Video Visitation

Sep 3, 2015
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Texas Public News Service

Texas Takes the Lead with In-Person Visitation Law

AUSTIN, Texas – A new law passed by the Texas State Legislature last session goes into effect this week, assuring county jail inmates of at least two 20-minute in-person visits per week.

The legislation was introduced in response to a growing trend of replacing face-to-face visitation with video technology. Kymberlie Quong Charles, director of criminal justice programs with Grassroots Leadership, says the value of traditional visitation extends beyond prison walls.

"Staying connected to community, staying connected to family, leads to much more stability and opportunity for people who are leaving a period of incarceration," she says. "This ultimately leads to lower recidivism rates."
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Legislation protecting in-person county jail visits goes into effect

(AUSTIN, Texas) — September 1st marks the first day of the fiscal year in Texas, as well as the effective date of new laws passed by the 84th legislative session.  HB 549, which clarifies existing rules for visiting policies at Texas’ county jails, will now help assure that incarcerated people receive a minimum of two 20-minute in-person, face-to-face visits per week. [node:read-more:link]

Aug 7, 2015
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¡Ahora Si!

Activistas presionan a comisionados de Travis por presupuesto

Diversas organizaciones que velan por los derechos de las personas encarceladas y los inmigrantes exigieron el jueves 6 a los comisionados del condado de Travis que elaboren lo que denominaron un presupuesto ‘justo’ y que incluya dos peticiones por las que han luchado por años.

Durante una conferencia de prensa celebrada en la Corte de Comisionados del Condado de Travis, voceros de Grassroots Leadership, Texas Criminal Justice Coalition y de la campaña ICE Out of Austin pidieron que se reinstalen las visitas personales a internos de la cárcel local y que se elimine la colaboración entre la Oficina del Alguacil y el Servicio de Inmigración y Control de Aduanas (ICE).

“Estamos aquí para decirles (a los comisionados) que esperamos que vayan a trabajar en lo que les hemos solicitado, un verdadero presupuesto justo”, dijo Kymberlie Quong, de Grassroots Leadership.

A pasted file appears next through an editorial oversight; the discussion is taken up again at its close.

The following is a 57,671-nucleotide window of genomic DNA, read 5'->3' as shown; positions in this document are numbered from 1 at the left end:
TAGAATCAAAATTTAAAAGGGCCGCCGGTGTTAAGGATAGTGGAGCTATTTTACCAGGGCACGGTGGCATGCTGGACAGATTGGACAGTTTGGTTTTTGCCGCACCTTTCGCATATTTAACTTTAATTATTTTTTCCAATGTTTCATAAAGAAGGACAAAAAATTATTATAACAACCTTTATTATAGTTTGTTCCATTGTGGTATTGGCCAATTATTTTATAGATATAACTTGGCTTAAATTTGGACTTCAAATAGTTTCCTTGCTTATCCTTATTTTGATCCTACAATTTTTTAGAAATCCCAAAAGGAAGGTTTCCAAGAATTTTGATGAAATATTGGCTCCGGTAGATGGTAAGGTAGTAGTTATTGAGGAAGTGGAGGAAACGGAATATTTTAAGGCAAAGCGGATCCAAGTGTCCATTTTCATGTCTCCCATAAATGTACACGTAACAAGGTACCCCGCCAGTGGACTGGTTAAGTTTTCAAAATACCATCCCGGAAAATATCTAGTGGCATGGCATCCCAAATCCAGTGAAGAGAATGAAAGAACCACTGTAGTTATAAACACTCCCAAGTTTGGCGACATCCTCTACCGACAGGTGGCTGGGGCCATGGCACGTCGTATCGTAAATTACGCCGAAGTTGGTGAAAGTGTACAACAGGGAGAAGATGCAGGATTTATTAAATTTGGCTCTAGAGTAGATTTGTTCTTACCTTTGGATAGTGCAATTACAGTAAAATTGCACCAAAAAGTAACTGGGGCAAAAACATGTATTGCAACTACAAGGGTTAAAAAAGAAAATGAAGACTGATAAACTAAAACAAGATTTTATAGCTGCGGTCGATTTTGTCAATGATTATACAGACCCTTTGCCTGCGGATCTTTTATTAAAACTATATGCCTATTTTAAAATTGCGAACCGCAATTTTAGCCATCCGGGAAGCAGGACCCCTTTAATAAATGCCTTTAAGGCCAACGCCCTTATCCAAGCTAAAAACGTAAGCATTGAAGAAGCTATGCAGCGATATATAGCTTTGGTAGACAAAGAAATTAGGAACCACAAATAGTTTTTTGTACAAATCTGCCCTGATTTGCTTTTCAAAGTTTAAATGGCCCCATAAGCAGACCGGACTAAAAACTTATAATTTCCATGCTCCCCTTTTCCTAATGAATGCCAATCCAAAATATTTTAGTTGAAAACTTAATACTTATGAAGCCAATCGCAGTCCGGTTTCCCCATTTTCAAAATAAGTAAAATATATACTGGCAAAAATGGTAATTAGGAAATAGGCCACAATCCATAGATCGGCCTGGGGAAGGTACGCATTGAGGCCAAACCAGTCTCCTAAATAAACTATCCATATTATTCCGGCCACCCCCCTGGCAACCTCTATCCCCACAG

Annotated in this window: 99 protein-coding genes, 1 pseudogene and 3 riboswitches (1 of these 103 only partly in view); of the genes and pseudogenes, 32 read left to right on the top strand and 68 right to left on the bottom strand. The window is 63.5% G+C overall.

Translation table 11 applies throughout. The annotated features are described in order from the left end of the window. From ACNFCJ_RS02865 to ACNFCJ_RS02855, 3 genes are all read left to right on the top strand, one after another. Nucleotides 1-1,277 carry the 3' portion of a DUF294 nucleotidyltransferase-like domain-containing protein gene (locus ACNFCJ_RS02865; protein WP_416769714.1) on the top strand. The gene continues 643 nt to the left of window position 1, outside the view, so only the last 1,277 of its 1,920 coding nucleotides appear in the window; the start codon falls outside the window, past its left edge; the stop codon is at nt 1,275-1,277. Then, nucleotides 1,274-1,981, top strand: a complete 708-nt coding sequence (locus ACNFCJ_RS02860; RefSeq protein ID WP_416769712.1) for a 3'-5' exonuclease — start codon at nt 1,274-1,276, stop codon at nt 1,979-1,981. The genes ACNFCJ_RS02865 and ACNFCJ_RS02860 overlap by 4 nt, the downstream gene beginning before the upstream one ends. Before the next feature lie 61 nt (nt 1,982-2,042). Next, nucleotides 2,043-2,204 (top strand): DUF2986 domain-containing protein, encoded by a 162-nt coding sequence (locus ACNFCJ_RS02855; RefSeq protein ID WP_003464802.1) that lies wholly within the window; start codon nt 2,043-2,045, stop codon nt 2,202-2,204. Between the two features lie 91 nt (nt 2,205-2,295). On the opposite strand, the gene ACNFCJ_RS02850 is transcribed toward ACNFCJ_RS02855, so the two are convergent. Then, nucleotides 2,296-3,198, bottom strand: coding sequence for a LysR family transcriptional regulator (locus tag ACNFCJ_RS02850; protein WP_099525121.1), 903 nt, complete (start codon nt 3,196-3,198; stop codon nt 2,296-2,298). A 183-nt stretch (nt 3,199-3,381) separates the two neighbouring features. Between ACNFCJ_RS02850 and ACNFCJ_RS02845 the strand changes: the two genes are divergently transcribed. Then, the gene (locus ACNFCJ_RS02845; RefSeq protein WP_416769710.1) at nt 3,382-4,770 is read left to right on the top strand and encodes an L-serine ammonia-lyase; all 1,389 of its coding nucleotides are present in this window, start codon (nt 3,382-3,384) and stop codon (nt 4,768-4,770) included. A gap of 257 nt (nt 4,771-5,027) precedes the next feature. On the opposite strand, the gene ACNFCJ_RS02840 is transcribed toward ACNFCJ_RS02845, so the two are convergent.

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OITNB visitation room vs. reality: #PrisonSkype

At Litchfield, Piper and the women with whom she is incarcerated receive many visitors throughout the Orange is the New Black (OITNB) series.  Some people visit with friends and family, including their children, and others receive visits from charitable organizations, pen pals, and sometimes even strangers.  What’s common about all of the visits portrayed in the show are that they happen in a room where the women  and their visitors sit across from one another at tables with nothing in between them.  In prison policy speak this is referred to as “a contact visit.”  Although the degree of permissible contact is limited, which we see as Litchfield’s correctional officers intervene when (in their judgement) a boundary has been crossed, the women and their visitors experience an interaction on par with that of two people sitting across a kitchen table.  

Securus Myth Vs. Fact Analysis Part 2

In this series we are examining the latest in public relations and marketing tactics from Securus Technologies, which details their version of myths and facts surrounding their video visitation product from their perspective. In the last installment we looked at their cost analysis of remote video visitation compared to traveling to the facility and our analysis showed that either way, families pay. In this installment we look at their next two statements: [node:read-more:link]

Securus Myth vs. Fact Analysis | PART 1